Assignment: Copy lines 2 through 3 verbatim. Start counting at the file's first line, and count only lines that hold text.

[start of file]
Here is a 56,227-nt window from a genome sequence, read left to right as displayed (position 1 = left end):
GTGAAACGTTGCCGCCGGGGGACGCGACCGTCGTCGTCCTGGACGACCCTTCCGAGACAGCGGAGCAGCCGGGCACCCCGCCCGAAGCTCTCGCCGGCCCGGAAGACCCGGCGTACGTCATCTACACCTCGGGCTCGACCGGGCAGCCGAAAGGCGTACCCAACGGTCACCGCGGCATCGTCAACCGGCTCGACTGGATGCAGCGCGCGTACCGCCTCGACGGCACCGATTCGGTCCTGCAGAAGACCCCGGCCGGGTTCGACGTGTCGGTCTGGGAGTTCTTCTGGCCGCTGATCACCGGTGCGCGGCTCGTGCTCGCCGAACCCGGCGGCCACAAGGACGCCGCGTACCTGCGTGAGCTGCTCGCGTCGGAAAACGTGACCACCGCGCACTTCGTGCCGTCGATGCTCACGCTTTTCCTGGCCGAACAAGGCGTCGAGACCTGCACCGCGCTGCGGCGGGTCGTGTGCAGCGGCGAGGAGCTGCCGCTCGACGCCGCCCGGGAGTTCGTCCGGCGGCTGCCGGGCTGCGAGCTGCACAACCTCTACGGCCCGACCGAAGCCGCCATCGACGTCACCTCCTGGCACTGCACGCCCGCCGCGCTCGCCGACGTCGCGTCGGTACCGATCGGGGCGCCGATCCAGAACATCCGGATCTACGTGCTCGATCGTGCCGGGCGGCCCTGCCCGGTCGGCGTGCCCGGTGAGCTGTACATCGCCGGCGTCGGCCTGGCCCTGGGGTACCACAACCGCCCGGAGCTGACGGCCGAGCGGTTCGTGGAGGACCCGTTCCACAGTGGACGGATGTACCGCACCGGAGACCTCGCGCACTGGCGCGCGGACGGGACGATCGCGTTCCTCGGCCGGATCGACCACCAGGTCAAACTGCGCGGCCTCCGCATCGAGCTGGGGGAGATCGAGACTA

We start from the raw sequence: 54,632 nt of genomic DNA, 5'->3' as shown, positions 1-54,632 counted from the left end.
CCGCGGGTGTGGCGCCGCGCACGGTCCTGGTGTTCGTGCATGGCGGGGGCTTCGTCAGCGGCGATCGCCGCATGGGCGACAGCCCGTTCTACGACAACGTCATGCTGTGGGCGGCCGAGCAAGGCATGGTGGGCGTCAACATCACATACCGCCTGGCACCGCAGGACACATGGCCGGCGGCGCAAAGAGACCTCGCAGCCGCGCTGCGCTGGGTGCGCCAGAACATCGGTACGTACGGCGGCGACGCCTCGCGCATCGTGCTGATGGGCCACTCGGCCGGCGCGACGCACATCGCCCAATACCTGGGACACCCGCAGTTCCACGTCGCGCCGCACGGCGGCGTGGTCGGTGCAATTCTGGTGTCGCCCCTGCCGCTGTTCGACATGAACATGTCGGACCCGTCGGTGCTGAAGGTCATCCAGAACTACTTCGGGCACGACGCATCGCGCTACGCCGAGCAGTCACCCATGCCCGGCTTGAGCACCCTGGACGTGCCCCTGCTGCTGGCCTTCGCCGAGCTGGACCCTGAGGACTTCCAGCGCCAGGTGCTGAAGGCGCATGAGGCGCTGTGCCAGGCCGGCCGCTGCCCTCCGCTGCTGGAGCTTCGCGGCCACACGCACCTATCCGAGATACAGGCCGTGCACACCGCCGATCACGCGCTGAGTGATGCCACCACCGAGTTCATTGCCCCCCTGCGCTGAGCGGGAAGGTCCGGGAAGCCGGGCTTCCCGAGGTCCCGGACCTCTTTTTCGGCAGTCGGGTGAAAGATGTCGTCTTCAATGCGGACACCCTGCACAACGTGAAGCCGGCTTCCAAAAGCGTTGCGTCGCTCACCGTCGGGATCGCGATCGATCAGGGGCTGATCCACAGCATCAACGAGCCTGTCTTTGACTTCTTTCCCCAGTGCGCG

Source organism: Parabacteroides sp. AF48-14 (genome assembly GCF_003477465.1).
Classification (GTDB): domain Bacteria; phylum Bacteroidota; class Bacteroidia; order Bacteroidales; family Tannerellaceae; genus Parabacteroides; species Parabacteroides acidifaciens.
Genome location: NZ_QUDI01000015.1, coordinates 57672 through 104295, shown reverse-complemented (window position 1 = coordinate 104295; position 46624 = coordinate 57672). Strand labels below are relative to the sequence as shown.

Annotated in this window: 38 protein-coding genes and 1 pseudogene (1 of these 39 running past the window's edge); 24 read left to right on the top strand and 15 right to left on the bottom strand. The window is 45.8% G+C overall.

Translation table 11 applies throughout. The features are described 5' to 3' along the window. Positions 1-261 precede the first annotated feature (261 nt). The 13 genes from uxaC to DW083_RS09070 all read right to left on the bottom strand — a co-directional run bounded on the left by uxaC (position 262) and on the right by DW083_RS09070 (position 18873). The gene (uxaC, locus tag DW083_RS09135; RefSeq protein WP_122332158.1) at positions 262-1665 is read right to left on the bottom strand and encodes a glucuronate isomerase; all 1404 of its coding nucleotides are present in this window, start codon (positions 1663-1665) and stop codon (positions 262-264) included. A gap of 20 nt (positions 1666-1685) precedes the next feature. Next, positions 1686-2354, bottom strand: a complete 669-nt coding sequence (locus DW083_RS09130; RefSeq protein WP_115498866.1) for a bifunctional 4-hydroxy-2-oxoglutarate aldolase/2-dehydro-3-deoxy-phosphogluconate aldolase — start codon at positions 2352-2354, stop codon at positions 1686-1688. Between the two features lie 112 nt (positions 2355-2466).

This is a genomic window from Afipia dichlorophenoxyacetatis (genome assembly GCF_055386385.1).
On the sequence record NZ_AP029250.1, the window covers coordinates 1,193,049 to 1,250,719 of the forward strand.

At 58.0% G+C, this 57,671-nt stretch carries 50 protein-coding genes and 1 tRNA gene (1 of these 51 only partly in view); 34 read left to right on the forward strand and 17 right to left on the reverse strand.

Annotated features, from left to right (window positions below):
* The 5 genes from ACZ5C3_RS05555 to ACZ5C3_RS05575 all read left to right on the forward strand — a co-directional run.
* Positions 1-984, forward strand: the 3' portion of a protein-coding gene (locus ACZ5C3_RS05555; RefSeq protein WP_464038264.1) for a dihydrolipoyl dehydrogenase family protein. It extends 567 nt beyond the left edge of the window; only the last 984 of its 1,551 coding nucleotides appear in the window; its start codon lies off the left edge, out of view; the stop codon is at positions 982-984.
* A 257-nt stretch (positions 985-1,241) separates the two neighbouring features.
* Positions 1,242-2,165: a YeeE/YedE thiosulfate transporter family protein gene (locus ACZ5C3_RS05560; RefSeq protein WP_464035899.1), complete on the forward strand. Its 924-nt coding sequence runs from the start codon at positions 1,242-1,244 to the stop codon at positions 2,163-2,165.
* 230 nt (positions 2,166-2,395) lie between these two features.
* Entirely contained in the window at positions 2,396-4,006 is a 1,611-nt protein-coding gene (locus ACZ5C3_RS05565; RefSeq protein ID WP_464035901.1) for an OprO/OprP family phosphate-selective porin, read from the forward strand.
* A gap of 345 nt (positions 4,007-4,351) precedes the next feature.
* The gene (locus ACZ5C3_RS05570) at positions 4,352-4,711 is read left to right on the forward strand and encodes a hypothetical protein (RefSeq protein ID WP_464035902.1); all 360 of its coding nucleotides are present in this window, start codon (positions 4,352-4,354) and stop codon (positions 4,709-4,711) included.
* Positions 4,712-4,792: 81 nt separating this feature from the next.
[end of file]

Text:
GTGAAACGTTGCCGCCGGGGGACGCGACCGTCGTCGTCCTGGACGACCCTTCCGAGACAGCGGAGCAGCCGGGCACCCCGCCCGAAGCTCTCGCCGGCCCGGAAGACCCGGCGTACGTCATCTACACCTCGGGCTCGACCGGGCAGCCGAAAGGCGTACCCAACGGTCACCGCGGCATCGTCAACCGGCTCGACTGGATGCAGCGCGCGTACCGCCTCGACGGCACCGATTCGGTCCTGCAGAAGACCCCGGCCGGGTTCGACGTGTCGGTCTGGGAGTTCTTCTGGCCGCTGATCACCGGTGCGCGGCTCGTGCTCGCCGAACCCGGCGGCCACAAGGACGCCGCGTACCTGCGTGAGCTGCTCGCGTCGGAAAACGTGACCACCGCGCACTTCGTGCCGTCGATGCTCACGCTTTTCCTGGCCGAACAAGGCGTCGAGACCTGCACCGCGCTGCGGCGGGTCGTGTGCAGCGGCGAGGAGCTGCCGCTCGACGCCGCCCGGGAGTTCGTCCGGCGGCTGCCGGGCTGCGAGCTGCACAACCTCTACGGCCCGACCGAAGCCGCCATCGACGTCACCTCCTGGCACTGCACGCCCGCCGCGCTCGCCGACGTCGCGTCGGTACCGATCGGGGCGCCGATCCAGAACATCCGGATCTACGTGCTCGATCGTGCCGGGCGGCCCTGCCCGGTCGGCGTGCCCGGTGAGCTGTACATCGCCGGCGTCGGCCTGGCCCTGGGGTACCACAACCGCCCGGAGCTGACGGCCGAGCGGTTCGTGGAGGACCCGTTCCACAGTGGACGGATGTACCGCACCGGAGACCTCGCGCACTGGCGCGCGGACGGGACGATCGCGTTCCTCGGCCGGATCGACCACCAGGTCAAACTGCGCGGCCTCCGCATCGAGCTGGGGGAGATCGAGACTA

We start from the raw sequence: 54,632 nt of genomic DNA, 5'->3' as shown, positions 1-54,632 counted from the left end.